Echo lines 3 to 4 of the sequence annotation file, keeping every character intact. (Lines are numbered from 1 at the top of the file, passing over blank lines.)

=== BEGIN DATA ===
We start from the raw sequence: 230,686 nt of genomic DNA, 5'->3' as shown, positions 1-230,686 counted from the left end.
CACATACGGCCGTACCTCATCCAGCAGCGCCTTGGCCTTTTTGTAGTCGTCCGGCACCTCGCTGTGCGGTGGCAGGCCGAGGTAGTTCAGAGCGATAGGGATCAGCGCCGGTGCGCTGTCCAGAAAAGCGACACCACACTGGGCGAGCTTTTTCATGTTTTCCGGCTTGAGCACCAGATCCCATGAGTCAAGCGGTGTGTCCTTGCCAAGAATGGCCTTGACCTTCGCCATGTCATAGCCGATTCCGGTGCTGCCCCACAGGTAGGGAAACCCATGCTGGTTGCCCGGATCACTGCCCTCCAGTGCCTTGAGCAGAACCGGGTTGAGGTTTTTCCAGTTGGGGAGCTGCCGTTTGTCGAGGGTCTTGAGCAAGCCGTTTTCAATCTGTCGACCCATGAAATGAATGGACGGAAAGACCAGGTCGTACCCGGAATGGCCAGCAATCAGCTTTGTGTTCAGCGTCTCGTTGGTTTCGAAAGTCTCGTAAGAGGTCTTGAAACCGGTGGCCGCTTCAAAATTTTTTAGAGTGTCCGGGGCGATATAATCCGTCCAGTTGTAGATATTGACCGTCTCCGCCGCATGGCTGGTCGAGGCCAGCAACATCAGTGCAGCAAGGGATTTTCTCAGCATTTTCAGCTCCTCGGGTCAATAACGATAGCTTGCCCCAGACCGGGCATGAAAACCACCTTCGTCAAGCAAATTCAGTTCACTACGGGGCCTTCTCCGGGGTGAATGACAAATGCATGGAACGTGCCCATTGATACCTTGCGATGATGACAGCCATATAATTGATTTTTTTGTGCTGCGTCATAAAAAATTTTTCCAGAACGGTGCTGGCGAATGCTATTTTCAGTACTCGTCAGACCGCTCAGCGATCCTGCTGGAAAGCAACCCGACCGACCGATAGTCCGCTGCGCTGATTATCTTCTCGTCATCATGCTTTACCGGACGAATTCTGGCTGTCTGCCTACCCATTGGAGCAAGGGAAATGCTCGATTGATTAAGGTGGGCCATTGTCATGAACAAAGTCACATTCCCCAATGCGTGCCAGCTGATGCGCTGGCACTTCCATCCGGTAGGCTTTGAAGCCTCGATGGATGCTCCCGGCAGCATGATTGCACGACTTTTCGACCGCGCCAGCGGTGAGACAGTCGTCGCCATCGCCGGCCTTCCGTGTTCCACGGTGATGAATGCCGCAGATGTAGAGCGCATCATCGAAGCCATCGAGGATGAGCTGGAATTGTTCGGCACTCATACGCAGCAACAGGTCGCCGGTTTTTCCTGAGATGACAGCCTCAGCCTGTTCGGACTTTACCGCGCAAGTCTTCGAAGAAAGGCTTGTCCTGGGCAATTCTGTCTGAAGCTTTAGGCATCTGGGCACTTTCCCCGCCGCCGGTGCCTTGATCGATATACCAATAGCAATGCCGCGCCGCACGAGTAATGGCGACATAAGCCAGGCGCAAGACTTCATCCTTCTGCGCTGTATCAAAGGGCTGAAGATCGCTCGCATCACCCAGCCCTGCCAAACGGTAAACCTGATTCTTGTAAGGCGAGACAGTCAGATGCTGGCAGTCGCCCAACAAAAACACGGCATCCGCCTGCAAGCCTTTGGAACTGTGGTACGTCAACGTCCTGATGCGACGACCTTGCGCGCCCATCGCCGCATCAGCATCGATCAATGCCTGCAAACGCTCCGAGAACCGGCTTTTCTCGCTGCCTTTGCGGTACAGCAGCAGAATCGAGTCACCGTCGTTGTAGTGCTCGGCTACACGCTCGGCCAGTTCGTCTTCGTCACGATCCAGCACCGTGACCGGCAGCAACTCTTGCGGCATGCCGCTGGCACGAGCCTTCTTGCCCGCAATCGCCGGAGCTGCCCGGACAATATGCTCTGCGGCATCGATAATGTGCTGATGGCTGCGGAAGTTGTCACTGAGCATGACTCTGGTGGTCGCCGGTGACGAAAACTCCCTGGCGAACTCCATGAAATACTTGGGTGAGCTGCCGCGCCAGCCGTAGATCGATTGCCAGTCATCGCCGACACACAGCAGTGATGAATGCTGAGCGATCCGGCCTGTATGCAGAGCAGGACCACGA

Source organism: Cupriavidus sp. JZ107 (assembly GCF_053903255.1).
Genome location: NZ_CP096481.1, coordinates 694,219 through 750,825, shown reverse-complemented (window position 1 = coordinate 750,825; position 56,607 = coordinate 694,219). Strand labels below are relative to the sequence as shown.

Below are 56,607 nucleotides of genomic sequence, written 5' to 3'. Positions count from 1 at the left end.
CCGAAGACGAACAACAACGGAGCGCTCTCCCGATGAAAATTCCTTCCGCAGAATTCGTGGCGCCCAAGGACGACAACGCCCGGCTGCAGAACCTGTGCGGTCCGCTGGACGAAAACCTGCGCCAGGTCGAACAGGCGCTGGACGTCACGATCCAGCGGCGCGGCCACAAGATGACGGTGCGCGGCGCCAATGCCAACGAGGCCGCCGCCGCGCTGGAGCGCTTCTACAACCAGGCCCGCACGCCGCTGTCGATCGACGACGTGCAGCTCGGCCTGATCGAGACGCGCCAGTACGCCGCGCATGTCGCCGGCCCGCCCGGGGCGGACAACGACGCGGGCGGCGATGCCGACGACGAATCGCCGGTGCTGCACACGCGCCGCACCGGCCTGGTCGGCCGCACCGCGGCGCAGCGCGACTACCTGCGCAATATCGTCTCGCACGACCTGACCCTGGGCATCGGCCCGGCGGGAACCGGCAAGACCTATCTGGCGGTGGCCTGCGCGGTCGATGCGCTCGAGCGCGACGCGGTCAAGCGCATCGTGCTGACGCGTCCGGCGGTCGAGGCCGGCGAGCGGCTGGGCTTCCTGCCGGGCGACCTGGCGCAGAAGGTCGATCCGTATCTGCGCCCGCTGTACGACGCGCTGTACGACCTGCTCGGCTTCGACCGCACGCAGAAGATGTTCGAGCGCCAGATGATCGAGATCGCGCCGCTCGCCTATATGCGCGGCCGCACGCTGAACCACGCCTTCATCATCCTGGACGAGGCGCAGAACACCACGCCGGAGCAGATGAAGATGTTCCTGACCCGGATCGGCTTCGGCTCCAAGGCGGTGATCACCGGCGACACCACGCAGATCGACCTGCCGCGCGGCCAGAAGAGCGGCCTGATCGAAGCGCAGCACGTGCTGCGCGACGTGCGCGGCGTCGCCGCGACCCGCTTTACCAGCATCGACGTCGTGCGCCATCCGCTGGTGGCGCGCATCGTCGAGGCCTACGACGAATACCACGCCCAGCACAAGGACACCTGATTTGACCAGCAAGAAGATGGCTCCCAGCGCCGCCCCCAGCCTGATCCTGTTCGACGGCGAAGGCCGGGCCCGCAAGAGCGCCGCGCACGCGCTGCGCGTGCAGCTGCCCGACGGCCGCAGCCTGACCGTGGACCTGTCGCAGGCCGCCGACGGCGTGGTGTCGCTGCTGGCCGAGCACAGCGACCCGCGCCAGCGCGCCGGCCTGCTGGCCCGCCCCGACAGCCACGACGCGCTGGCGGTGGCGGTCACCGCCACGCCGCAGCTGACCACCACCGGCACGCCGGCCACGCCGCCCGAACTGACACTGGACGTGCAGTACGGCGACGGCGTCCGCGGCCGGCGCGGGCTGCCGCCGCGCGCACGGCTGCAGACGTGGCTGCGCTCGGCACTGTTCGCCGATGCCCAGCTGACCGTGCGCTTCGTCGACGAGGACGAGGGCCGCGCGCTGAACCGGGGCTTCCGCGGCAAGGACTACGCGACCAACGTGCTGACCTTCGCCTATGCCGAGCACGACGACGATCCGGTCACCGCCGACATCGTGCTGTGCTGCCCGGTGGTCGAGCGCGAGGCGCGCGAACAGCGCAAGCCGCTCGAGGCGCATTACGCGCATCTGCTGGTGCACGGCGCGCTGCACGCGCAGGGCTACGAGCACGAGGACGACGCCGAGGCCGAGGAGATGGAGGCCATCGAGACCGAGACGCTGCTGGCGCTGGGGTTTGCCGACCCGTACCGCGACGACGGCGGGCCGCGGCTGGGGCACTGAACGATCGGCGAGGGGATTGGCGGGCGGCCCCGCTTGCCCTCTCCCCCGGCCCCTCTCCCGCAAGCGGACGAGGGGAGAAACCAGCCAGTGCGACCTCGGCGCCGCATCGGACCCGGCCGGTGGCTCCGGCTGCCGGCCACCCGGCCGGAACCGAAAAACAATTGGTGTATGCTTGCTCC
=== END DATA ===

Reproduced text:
Source organism: Cupriavidus sp. JZ107 (assembly GCF_053903255.1).
Genome location: NZ_CP096481.1, coordinates 694,219 through 750,825, shown reverse-complemented (window position 1 = coordinate 750,825; position 56,607 = coordinate 694,219). Strand labels below are relative to the sequence as shown.